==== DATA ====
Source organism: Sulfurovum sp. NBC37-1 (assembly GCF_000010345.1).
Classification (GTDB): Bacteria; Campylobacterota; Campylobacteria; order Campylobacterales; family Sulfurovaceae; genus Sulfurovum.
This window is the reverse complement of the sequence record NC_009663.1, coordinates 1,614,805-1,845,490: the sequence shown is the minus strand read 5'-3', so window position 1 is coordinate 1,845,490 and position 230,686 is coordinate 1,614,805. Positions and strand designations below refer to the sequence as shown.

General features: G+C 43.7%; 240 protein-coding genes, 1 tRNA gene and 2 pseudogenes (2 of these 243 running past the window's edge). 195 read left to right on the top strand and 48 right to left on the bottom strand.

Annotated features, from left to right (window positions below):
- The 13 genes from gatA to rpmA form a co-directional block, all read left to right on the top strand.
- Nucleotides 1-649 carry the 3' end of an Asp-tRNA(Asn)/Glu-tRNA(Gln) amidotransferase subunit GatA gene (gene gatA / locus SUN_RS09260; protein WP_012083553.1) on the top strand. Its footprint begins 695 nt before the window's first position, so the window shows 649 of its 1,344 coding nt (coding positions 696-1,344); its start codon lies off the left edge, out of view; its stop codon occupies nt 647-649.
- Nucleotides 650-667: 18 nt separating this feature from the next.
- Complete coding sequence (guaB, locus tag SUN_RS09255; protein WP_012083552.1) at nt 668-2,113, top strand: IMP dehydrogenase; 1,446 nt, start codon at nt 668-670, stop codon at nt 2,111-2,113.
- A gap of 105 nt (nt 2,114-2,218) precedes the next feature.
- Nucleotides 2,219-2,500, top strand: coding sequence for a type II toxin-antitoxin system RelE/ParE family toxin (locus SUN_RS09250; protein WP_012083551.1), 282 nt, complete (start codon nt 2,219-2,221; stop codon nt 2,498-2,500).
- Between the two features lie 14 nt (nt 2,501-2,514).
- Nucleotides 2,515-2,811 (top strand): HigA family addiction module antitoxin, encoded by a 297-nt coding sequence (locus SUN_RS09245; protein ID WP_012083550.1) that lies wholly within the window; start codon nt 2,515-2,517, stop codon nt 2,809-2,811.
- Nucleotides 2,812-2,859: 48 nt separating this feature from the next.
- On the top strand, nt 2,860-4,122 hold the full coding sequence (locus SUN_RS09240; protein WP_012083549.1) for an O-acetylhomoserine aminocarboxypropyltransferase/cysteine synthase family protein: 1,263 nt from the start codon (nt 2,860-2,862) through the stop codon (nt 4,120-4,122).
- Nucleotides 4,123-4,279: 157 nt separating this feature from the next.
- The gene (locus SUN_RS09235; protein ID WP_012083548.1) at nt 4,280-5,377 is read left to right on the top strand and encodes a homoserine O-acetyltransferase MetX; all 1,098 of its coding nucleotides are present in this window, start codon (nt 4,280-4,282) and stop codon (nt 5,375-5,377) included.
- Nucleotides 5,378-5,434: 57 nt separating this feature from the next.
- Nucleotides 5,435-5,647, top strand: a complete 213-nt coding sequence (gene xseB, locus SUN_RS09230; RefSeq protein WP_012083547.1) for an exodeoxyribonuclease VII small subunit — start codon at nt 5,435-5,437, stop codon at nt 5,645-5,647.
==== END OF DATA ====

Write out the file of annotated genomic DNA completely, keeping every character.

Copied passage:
Source organism: Sulfurovum sp. NBC37-1 (assembly GCF_000010345.1).
Classification (GTDB): Bacteria; Campylobacterota; Campylobacteria; order Campylobacterales; family Sulfurovaceae; genus Sulfurovum.
This window is the reverse complement of the sequence record NC_009663.1, coordinates 1,614,805-1,845,490: the sequence shown is the minus strand read 5'-3', so window position 1 is coordinate 1,845,490 and position 230,686 is coordinate 1,614,805. Positions and strand designations below refer to the sequence as shown.

General features: G+C 43.7%; 240 protein-coding genes, 1 tRNA gene and 2 pseudogenes (2 of these 243 running past the window's edge). 195 read left to right on the top strand and 48 right to left on the bottom strand.

Annotated features, from left to right (window positions below):
- The 13 genes from gatA to rpmA form a co-directional block, all read left to right on the top strand.
- Nucleotides 1-649 carry the 3' end of an Asp-tRNA(Asn)/Glu-tRNA(Gln) amidotransferase subunit GatA gene (gene gatA / locus SUN_RS09260; protein WP_012083553.1) on the top strand. Its footprint begins 695 nt before the window's first position, so the window shows 649 of its 1,344 coding nt (coding positions 696-1,344); its start codon lies off the left edge, out of view; its stop codon occupies nt 647-649.
- Nucleotides 650-667: 18 nt separating this feature from the next.
- Complete coding sequence (guaB, locus tag SUN_RS09255; protein WP_012083552.1) at nt 668-2,113, top strand: IMP dehydrogenase; 1,446 nt, start codon at nt 668-670, stop codon at nt 2,111-2,113.
- A gap of 105 nt (nt 2,114-2,218) precedes the next feature.
- Nucleotides 2,219-2,500, top strand: coding sequence for a type II toxin-antitoxin system RelE/ParE family toxin (locus SUN_RS09250; protein WP_012083551.1), 282 nt, complete (start codon nt 2,219-2,221; stop codon nt 2,498-2,500).
- Between the two features lie 14 nt (nt 2,501-2,514).
- Nucleotides 2,515-2,811 (top strand): HigA family addiction module antitoxin, encoded by a 297-nt coding sequence (locus SUN_RS09245; protein ID WP_012083550.1) that lies wholly within the window; start codon nt 2,515-2,517, stop codon nt 2,809-2,811.
- Nucleotides 2,812-2,859: 48 nt separating this feature from the next.
- On the top strand, nt 2,860-4,122 hold the full coding sequence (locus SUN_RS09240; protein WP_012083549.1) for an O-acetylhomoserine aminocarboxypropyltransferase/cysteine synthase family protein: 1,263 nt from the start codon (nt 2,860-2,862) through the stop codon (nt 4,120-4,122).
- Nucleotides 4,123-4,279: 157 nt separating this feature from the next.
- The gene (locus SUN_RS09235; protein ID WP_012083548.1) at nt 4,280-5,377 is read left to right on the top strand and encodes a homoserine O-acetyltransferase MetX; all 1,098 of its coding nucleotides are present in this window, start codon (nt 4,280-4,282) and stop codon (nt 5,375-5,377) included.
- Nucleotides 5,378-5,434: 57 nt separating this feature from the next.
- Nucleotides 5,435-5,647, top strand: a complete 213-nt coding sequence (gene xseB, locus SUN_RS09230; RefSeq protein WP_012083547.1) for an exodeoxyribonuclease VII small subunit — start codon at nt 5,435-5,437, stop codon at nt 5,645-5,647.